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December 9, 2009 News No Comments

Physicians are more likely to report information about adverse events through an EHR system rather than a paper-based system, according to this Pfizer-sponsored survey. Participants included 300 primary care physicians, two-thirds of whom use some form of an EHR. Most of the doctors agreed that adverse event reporting through and EHR would improve patient care.

i need a doctor

DrScore.com launches its “i Need a Doctor” iPhone application, which provides rating information on about 800,000 doctors. The idea is that the information handy if you find yourself sick and away from home. I’ll be curious to see if anyone really thinks its worth its $4.99 price tag.

Here’s an iPhone application much more likely to be a hit. Nuance introduces a Dragon Dictation application that lets users speak e-mail and text messages, as well as notes to oneself. For now, it is free. Here’s the drawback: apparently the app uploads and stores all your contacts.

President Obama announces plans for the HRSA to administer $600 million to support construction and HIT projects in community health centers. Eighty-eight million dollars is earmarked to upgrade EMRs and other technologies. Great time to be selling to that market.

At its Executive Summit in Las Vegas, Allscripts announces its Professional EHR 9.0 release, as well as Allscripts Remote for BlackBerrys. The 9.0 release includes an enhanced user-interface and expanded disease management capabilities.

community memorial

Speaking of Allscripts, Community Memorial Health Systems (CA) selects Allscripts’ EHR, PM, and RCM products. Community Memorial Health System will host applications for 70 contracted physicians and a pilot group of 12 community physicians. The health system will also use technology from dbMotion to allow physicians access to a virtual patient record that includes aggregated clinical information from all the heath system’s computers.

David Blumenthal writes on his Health IT Buzz blog that meaningful use criteria will be announced “in a matter of weeks.” Blumenthal also says that proposed plans for a new certification program will be published in early 2010. Is it nit-picking to point out we were promised these details by the end of the year? Hard to believe it’s been 10 months since ARRA was passed.

Former Sage Healthcare executive Maureen Peszk joins Pittsburgh Life Sciences Greenhouse.

The Centers for Medicare and Medicaid takes a look at today’s primary care physicians and concludes most have too few patients to reliably measure significant differences in quality and cost performance measures. The results suggest that today’s typical P4P and quality reporting initiatives may be flawed.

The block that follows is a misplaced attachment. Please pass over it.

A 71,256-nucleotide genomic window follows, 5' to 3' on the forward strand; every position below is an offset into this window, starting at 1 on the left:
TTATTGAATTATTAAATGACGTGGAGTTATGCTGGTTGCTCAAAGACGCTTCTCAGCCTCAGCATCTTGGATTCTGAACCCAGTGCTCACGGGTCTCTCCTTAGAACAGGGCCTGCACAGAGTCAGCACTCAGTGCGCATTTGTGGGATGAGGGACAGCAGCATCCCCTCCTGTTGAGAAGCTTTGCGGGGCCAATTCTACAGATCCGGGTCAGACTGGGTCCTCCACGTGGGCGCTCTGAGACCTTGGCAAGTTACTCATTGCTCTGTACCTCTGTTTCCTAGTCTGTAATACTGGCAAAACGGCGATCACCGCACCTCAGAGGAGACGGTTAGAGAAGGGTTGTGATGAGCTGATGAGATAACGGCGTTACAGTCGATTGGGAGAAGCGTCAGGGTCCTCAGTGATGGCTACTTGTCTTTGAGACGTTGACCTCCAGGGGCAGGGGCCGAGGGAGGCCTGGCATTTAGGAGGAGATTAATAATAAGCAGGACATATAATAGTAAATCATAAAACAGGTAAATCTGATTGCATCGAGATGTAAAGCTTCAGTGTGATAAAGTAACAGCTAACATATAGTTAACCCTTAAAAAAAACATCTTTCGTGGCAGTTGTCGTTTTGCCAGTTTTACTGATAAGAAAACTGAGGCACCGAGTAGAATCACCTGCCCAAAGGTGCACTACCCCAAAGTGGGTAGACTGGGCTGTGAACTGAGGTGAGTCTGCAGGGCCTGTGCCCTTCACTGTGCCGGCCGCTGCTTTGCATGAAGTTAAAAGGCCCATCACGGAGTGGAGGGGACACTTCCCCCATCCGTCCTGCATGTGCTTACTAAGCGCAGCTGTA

Aprima Medical Software adds HDI Technologies as a reseller to implement and support Aprima’s EHR and PM solutions.

KLAS takes a look at the medical transcription market and pronounces it fiercely competitive.  Most providers have switched providers at least once and vendors must maintain high performance levels to retain clients. Acceptance of off-shore transcription is growing, with 43% of providers willing to risk reduced quality in favor of saving some money.


The North Carolina Medical Society informs members of a security breach involving MedSolutions, the vendor that administers pre-authorizations for certain Medicaid services. For an undetermined period of time, the MedSolutions website allowed anyone accessing the site to see demographic information, including Social Security numbers, of an unknown number of North Carolina physicians. The warning is prominently displayed on the NCMS home page, though I couldn’t find any details on MedSolutions’ website.

The 5,500-member Texas Academy of Family Physicians contracts with RemitDATA to aggregate members’ reimbursement data to provide real-time benchmarking. The organization will use the data to identify and resolve payment trends.

OmniMD partners with 361°md to offer OmniMD’s EMR and practice management products to its client base.

A “team” of researchers from the University of Illinois assesses the safety of walking across a street and talk on the cell phone. The conclusion is that talking on a cell phone is far more dangerous than listening to music on an iPod and the public should be aware and act accordingly. Brilliant work. Did I mention that the University of Illinois is a publicly funded school?


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